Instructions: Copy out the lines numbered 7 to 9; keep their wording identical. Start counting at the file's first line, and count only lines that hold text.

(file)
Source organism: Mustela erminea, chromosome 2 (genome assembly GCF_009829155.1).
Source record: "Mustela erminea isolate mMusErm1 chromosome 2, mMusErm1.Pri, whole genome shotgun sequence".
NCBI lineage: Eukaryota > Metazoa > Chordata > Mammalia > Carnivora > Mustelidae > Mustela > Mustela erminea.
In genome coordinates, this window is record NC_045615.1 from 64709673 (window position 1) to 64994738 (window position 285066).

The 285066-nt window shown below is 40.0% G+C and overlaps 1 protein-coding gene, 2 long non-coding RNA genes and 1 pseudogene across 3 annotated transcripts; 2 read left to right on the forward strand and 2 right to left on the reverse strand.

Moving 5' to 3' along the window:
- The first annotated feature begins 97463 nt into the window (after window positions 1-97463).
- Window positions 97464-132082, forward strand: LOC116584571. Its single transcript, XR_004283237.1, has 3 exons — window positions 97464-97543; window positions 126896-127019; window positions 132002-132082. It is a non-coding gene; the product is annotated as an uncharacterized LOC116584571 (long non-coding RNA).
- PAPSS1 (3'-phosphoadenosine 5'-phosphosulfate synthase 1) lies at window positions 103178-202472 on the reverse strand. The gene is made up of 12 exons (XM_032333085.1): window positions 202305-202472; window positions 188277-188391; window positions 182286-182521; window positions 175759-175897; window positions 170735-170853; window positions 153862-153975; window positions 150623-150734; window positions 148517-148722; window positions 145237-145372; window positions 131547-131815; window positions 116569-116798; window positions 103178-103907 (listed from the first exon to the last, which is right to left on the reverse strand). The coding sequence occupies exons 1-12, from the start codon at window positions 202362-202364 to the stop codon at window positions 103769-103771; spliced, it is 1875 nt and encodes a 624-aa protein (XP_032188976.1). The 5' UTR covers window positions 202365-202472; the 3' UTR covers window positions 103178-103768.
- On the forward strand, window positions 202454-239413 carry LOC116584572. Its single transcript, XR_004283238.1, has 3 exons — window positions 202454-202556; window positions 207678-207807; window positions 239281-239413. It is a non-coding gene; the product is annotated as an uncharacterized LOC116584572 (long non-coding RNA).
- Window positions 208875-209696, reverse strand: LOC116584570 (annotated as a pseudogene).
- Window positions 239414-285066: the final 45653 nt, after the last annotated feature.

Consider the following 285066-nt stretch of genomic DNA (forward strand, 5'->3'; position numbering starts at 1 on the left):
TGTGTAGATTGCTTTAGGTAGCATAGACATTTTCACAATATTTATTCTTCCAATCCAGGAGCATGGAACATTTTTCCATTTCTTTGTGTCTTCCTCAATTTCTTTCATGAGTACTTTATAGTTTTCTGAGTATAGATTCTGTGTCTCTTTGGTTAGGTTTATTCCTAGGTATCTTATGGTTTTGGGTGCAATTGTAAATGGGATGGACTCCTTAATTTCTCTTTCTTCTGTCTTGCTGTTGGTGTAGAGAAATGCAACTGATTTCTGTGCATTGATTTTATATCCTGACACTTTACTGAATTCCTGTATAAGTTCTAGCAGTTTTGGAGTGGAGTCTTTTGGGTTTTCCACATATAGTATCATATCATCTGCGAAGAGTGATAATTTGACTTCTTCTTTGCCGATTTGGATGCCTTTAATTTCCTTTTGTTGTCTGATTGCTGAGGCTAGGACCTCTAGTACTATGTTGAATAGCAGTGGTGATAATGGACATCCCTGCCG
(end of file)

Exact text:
- The first annotated feature begins 97463 nt into the window (after window positions 1-97463).
- Window positions 97464-132082, forward strand: LOC116584571. Its single transcript, XR_004283237.1, has 3 exons — window positions 97464-97543; window positions 126896-127019; window positions 132002-132082. It is a non-coding gene; the product is annotated as an uncharacterized LOC116584571 (long non-coding RNA).
- PAPSS1 (3'-phosphoadenosine 5'-phosphosulfate synthase 1) lies at window positions 103178-202472 on the reverse strand. The gene is made up of 12 exons (XM_032333085.1): window positions 202305-202472; window positions 188277-188391; window positions 182286-182521; window positions 175759-175897; window positions 170735-170853; window positions 153862-153975; window positions 150623-150734; window positions 148517-148722; window positions 145237-145372; window positions 131547-131815; window positions 116569-116798; window positions 103178-103907 (listed from the first exon to the last, which is right to left on the reverse strand). The coding sequence occupies exons 1-12, from the start codon at window positions 202362-202364 to the stop codon at window positions 103769-103771; spliced, it is 1875 nt and encodes a 624-aa protein (XP_032188976.1). The 5' UTR covers window positions 202365-202472; the 3' UTR covers window positions 103178-103768.